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How To Get Drunk In The Czech Republic
A few minutes earlier I had checked into a Spartan hotel on the town's main, triangular-shaped square, where the friendly receptionist almost gasped when I told here where I was from. "New York?!" she said, covering her mouth, reacting as if I said I'd gone on a walk, got lost, and ended up here a couple miles from the Czech-Austrian border.
Which was sort of true. I had just finished a 15-mile walk where I strolled by a plus-sized monastery in the middle of nowhere, around crumbling medieval Landstejn castle, through a field dotted with World War II-era bunkers. I was hiking around the southern part of the Czech Republic, following a series of trails that goes from Prague to Vienna. And what I really wanted at this moment was a beer. I got several of them, thanks to my waitress.
And then, about 15 minutes later, as my beer was three-quarters finished (I'm a fast drinker), there she was again. "Here you go," she said, setting down another pint next to my nearly empty glass. I took a few swigs of beer and tried jotting something down in my notebook. I was already starting to feel a little tipsy. Then, a few minutes later, boom! Another pint landed in front of me, and she was gone. A soccer match was on the TV. No one seemed to care about it except for a Grizzly Adams-looking guy. I considered trying to talk to him, but thought better of it when I saw someone ask if the empty chair at his table was free and he responded with a growl.
These kinds of pubs – where an almost-empty pint glass is an invitation to have another – were once de rigeur in the Czech Republic. They've slowly faded into history now, a relic of the Communist days when you could sit in a pub all day and not worry about losing your job. If you look hard enough, though, there are still some around. U Zlateho Tygra and U Hrocha in Prague are two where you still might find this kind of service in Prague.
Or come to Slavonice. Tourism here was nonexistent during the communist era. It was simply too close to the border for the ruling government's comfort. Over two decades after the fall of the Berlin Wall, tourists are still not really coming, which is a shame because this town is a gem. Founded in the 12th century, Slavonice began to flourish during the 15th and 16th centuries, as it was on the main trade route between Prague and Vienna, hence the many remarkable Renaissance houses that line the gorgeous triangle-shaped square. But damage from the Thirty Years War, the return of the plague in 1680, and a change in the trade route caused the city's rapid decline. By the 20th century, its unfortunate location next to the border kept the communists from building in the town as well. No one was allowed to move this close to the border – unless, of course, you were a proven tried and true party-liner. That's why today, little exists outside of the square. There are a couple streets past the town's thick late-medieval walls. Then the town just stops. There's no sprawl of dreary communist-era concrete block apartment buildings, no modern grid-like tract homes.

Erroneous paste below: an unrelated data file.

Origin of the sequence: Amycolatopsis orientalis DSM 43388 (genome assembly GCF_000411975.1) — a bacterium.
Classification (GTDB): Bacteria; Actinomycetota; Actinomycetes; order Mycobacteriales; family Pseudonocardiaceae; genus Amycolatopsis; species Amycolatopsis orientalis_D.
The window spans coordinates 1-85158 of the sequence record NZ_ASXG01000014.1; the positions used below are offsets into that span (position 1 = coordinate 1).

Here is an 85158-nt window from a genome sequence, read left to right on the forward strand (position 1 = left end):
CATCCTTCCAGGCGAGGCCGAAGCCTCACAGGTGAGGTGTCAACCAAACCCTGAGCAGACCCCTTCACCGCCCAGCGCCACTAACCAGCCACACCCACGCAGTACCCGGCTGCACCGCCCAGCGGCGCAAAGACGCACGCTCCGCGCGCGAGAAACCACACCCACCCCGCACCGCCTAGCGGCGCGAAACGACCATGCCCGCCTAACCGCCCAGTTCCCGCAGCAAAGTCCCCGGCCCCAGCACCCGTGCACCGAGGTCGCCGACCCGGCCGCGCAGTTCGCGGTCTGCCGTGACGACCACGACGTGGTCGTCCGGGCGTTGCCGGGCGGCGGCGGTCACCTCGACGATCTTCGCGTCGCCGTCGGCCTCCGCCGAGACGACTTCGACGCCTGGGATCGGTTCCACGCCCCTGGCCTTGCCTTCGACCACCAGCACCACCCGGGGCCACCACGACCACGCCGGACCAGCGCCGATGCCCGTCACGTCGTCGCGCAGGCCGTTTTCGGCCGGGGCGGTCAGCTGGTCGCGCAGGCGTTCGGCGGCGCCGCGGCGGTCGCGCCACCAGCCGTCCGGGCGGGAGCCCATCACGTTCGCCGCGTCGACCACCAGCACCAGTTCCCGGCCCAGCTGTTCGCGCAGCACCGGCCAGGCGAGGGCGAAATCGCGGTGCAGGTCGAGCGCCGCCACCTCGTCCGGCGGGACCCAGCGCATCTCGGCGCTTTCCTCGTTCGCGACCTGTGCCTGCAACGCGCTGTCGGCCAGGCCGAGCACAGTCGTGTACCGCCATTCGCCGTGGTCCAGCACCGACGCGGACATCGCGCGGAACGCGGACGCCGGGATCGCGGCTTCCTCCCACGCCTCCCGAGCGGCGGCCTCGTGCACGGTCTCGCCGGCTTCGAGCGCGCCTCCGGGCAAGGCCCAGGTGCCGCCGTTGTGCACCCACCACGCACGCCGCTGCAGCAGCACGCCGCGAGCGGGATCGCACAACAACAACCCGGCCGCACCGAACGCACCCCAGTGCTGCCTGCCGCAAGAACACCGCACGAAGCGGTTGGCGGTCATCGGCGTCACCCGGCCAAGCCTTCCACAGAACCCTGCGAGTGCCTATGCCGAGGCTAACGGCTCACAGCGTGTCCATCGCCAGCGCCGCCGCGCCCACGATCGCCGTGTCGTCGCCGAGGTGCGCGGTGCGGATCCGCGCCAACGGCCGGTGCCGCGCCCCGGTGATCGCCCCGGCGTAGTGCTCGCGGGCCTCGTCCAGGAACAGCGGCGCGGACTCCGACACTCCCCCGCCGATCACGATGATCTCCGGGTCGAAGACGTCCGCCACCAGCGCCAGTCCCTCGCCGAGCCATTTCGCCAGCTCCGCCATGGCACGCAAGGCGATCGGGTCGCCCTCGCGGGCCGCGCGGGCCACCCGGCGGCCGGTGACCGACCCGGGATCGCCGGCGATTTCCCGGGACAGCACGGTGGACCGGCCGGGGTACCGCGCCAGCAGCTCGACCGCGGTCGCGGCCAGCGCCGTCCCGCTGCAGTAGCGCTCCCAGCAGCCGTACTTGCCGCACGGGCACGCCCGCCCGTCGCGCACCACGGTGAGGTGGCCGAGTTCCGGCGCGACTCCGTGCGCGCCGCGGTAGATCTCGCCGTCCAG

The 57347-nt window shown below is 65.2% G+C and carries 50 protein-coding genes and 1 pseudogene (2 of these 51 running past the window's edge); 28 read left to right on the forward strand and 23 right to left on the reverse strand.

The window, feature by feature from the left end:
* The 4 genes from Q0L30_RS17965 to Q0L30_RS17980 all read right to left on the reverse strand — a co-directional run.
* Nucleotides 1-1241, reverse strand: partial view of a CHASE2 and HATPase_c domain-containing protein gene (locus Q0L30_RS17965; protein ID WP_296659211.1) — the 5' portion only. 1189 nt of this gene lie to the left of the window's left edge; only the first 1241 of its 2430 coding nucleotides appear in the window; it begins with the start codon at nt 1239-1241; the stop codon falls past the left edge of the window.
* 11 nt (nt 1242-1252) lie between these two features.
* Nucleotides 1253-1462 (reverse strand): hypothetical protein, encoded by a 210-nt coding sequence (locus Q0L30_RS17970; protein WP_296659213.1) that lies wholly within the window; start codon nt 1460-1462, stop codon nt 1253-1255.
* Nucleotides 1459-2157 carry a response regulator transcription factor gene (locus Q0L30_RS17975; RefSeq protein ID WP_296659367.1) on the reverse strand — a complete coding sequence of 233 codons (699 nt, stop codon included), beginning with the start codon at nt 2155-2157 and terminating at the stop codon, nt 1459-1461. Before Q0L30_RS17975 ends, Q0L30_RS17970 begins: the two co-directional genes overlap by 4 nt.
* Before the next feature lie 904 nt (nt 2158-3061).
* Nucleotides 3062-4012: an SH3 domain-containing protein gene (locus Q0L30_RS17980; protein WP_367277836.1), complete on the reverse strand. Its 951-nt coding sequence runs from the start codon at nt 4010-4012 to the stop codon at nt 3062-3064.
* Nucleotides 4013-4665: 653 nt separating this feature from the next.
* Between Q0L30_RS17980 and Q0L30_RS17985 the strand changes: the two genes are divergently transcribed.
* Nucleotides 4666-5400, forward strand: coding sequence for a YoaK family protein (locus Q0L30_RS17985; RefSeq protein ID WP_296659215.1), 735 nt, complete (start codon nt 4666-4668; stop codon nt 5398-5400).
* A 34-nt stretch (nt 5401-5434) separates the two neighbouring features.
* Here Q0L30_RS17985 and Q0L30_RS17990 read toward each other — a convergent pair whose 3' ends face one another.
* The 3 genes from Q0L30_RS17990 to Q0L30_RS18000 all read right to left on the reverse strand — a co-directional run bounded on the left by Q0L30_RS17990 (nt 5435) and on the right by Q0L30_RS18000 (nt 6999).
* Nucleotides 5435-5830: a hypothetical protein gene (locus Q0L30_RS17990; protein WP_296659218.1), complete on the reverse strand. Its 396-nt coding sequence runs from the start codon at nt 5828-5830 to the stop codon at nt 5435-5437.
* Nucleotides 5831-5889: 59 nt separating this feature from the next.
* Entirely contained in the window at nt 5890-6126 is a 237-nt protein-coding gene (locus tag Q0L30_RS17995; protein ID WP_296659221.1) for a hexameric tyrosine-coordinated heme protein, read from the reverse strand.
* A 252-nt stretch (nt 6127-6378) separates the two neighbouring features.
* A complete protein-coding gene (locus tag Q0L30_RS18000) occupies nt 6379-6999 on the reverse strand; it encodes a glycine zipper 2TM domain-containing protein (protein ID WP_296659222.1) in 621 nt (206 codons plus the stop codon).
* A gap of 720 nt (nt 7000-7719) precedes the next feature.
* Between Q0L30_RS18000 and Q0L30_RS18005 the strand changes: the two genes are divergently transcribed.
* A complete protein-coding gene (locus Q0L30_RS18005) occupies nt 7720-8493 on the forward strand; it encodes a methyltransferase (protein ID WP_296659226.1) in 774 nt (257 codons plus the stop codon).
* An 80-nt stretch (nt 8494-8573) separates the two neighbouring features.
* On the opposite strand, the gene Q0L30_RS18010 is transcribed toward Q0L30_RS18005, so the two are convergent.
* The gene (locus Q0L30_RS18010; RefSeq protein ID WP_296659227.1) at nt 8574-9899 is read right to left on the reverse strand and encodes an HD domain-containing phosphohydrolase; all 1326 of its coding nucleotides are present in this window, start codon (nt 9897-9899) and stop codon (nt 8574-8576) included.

Today, part of the town's population is made up of artists who fled the big city – that would be Prague – for a quieter refuge. There are a few art galleries sprinkled around town and a hip hotel, Besidka, where every room was designed by a different artist.
I didn't get to see any of those art galleries. Because 90 minutes and several beers later, I needed a nap. The waitress appeared in front of me again with a freshly poured pint in her hand. "Okay, last one," I said in slurred Czech. She laughed. So did a few other people sitting around me, knowing that the waitress just put me to bed for the night. I stumbled up to the hotel room and fell into bed.